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Former Brewster Academy player McGary turning heads for Michigan
Michigan Wolverines forward Mitch McGary during a press conference the day before the championship game of the 2013 Final Four of the NCAA men's basketball tournament at the Georgia Dome. Mandatory Credit: Richard Mackson-USA TODAY Sports
McGary, the 6-foot 10-inch, 250-pound mountain disguised as a basketball player, continued to take no prisoners in the semifinals Saturday night, scoring 10 points, pulling down 12 rebounds and dishing out six assists as Michigan knocked off Syracuse, 61-56.
And he is only a freshman.
McGary enrolled at Michigan after three years of high school ball in Chesterton, Ind., and two preparatory years at Brewster.
Under coach Jason Smith at Brewster a year ago, he earned Parade All-America honors while averaging 12 points, 10 rebounds, 2.5 assists and two blocks a game for a team that went 33-1, its only loss coming against Northfield Mount Hermon in the New England Prep School Athletic Conference AAA semifinals.
Brewster went on to beat Hargrave Military Institute of Chatham, Va., for the 2012 national championship but failed to defend its title when it lost to Northfield Mount Hermon last month in this year's final.
Smith got a kick out of Saturday night's game that featured a pair of his former players.
C.J. Fair, a Syracuse junior, helped Brewster to its first national prep championship in 2010 and McGary joined the team the next year.
"We're very, very proud of them," Smith said. "You could make a case that both of them were the MVP of the game for their teams."
Fair led all scorers with 22 points.
McGary's 12 rebounds were twice as many as any other Wolverine and five more than anyone from Syracuse.
"He filled the stat sheet," Smith said. "He only had 10 points and 12 rebounds and six assists, but he seemed to have much more of an impact on the game than that because of his energy and how hard he played."
Smith texted with both Fair and McGary after the game and gave the latter a hard time about one particular statistic.
"Six assists," the coach said. "I was joking with him and told him I didn't know if he had six assists in two years at Brewster."
McGary was placed in the high post against Syracuse's famed two-three zone, and in the first half he shredded it.
He hit two of three shots and scored six points in the first 20 minutes. But just as important were his four assists as the Wolverines built a 36-25 lead by halftime.
McGary also grabbed a game-high seven rebounds in the first half as Michigan compiled a 20-15 edge on the boards.
Syracuse started well in the second half and cut the lead to seven before McGary threw a perfect no-look pass to Tim Hardaway Jr. for a thundering dunk, and the next time down the floor he scored to make the lead 43-32.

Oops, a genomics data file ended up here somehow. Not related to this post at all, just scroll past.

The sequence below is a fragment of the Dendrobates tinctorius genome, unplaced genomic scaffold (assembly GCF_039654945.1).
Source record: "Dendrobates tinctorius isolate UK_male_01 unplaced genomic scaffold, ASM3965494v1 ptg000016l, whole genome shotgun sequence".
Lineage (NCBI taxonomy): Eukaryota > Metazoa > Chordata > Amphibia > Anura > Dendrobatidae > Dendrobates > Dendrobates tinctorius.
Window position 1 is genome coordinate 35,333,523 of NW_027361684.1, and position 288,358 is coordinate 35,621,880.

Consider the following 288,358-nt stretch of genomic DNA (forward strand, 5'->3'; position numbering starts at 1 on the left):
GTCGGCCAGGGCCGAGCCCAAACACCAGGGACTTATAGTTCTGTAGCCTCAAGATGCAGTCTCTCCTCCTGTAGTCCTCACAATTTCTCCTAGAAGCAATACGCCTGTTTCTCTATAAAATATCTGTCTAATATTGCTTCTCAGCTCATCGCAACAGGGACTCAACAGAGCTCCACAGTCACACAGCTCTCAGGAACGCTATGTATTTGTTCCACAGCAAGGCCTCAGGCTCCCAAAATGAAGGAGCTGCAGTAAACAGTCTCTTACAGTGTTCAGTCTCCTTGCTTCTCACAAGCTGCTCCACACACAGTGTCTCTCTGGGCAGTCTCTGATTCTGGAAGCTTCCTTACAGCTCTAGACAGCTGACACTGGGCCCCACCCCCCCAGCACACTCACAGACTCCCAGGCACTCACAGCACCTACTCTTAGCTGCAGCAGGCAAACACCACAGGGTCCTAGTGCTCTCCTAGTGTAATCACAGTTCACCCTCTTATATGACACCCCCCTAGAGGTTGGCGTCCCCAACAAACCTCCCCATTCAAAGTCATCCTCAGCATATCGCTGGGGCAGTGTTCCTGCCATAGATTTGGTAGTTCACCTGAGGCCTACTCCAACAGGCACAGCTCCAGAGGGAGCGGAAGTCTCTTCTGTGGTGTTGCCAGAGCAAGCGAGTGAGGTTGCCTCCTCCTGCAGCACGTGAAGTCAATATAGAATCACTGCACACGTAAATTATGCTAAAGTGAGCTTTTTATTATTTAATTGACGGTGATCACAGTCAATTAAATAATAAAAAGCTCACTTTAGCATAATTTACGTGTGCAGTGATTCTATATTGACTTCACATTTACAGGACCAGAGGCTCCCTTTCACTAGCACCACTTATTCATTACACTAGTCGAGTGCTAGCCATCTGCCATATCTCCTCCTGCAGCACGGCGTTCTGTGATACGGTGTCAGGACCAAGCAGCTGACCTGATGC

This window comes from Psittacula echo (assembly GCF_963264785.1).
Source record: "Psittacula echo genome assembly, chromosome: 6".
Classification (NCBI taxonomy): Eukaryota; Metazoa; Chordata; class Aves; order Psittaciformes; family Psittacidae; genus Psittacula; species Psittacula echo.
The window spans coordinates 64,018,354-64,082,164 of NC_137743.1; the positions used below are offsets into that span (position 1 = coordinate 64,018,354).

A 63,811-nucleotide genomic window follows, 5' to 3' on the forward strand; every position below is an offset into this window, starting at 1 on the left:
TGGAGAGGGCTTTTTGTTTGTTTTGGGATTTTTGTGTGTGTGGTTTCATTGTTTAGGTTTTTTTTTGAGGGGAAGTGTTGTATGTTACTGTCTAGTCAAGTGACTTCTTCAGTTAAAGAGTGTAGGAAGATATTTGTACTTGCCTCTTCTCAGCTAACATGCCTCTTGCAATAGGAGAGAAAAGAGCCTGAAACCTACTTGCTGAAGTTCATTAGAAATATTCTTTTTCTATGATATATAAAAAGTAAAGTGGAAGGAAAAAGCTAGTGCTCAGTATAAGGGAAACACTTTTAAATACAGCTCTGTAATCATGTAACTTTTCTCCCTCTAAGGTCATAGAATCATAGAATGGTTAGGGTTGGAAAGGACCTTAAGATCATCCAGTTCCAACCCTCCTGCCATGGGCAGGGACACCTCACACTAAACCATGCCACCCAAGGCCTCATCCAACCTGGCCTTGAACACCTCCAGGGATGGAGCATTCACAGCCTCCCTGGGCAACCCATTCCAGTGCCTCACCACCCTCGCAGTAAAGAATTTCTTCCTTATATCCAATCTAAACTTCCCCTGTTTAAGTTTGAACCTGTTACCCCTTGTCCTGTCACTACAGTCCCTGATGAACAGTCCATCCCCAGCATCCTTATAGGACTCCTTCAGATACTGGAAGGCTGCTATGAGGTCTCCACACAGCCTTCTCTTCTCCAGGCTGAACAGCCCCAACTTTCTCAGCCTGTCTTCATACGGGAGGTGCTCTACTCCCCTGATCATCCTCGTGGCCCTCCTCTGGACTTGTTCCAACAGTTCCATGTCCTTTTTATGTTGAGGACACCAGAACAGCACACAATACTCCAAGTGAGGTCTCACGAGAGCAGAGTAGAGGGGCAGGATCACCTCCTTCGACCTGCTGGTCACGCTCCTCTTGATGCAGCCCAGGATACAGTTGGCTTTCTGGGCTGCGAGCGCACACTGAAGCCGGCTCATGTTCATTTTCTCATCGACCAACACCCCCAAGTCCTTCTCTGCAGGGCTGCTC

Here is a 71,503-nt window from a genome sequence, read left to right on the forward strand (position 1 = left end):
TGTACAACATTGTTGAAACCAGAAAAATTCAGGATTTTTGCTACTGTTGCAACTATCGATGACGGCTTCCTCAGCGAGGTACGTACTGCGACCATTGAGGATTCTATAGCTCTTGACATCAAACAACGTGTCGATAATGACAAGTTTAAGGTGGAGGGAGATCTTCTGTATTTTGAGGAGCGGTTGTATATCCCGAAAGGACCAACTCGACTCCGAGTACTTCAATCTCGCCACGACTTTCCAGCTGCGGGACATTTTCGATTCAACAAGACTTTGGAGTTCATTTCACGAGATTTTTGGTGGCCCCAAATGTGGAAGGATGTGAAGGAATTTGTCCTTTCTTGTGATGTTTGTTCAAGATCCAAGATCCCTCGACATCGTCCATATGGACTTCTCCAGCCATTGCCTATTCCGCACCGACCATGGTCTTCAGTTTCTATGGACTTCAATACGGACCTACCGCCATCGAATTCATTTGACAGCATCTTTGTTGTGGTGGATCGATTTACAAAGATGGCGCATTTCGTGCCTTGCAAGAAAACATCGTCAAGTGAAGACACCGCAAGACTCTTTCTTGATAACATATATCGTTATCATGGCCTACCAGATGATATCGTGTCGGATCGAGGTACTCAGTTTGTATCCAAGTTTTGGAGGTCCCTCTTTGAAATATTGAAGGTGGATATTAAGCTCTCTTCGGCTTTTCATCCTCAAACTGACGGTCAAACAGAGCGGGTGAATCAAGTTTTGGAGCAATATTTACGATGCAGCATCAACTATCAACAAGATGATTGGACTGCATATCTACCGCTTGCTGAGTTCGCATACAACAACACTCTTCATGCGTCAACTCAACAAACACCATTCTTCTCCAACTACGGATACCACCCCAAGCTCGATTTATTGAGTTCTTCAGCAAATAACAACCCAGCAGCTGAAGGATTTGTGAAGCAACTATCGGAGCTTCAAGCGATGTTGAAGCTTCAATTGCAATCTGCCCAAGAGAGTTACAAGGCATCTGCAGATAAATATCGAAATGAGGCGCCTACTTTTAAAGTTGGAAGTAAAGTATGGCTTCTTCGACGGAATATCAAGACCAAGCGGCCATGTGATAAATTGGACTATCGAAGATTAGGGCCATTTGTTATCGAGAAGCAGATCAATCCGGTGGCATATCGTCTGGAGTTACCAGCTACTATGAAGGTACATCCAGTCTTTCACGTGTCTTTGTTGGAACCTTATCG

But then things went south for McGary as he quickly picked up his second foul. At 12:35 he grabbed a defensive rebound but had it swiped, that led to his third foul, and Fair made two free throws to cut the Michigan lead to six.
McGary went to the bench, but was there for only a couple of minutes, because the Wolverines had no one to rebound with him out of the game.
He was back in the game after four scoreless possessions, rebounded a Hardaway jumper from the free-throw line and passed back to Hardaway, who hit a 3-pointer.
Syracuse stayed within striking distance behind the inspired play of Fair, but McGary hit a clutch jump shot from the high post to give Michigan a 53-45 lead with 3:52 left .
McGary made a rare error when he jumped and threw a bad pass that Syracuse turned into a lay-up to cut the lead to six with 3:10 left to play.
The Wolverines turned the ball over on their next two possessions.
McGary picked up his fourth foul with one minute left when Brandon Triche drove right at him. Triche made two free throws, cutting Michigan's lead to four.
Triche scored on the next possession and was fouled, but he missed the free throw. McGary rebounded it, also was fouled and missed both free throws, but the Wolverines held on for their win.
McGary was 2-for-6 from the foul line for the night. But that's the only thing he didn't do extremely well.
His play during Michigan's run to tonight's title game has opened eyes and has folks talking about him being a possible first-round pick if he chooses to enter the NBA draft.
"I heard from five NBA teams this past week," Smith said. "They're more or less doing background checks in case he does come out. If he waits until 2014, he'll probably be a top 10 pick. I'm sure he'll sit down with his family at the conclusion of the season and determine what's best."
First, the Brewster grad and his Wolverines have one more big game to play.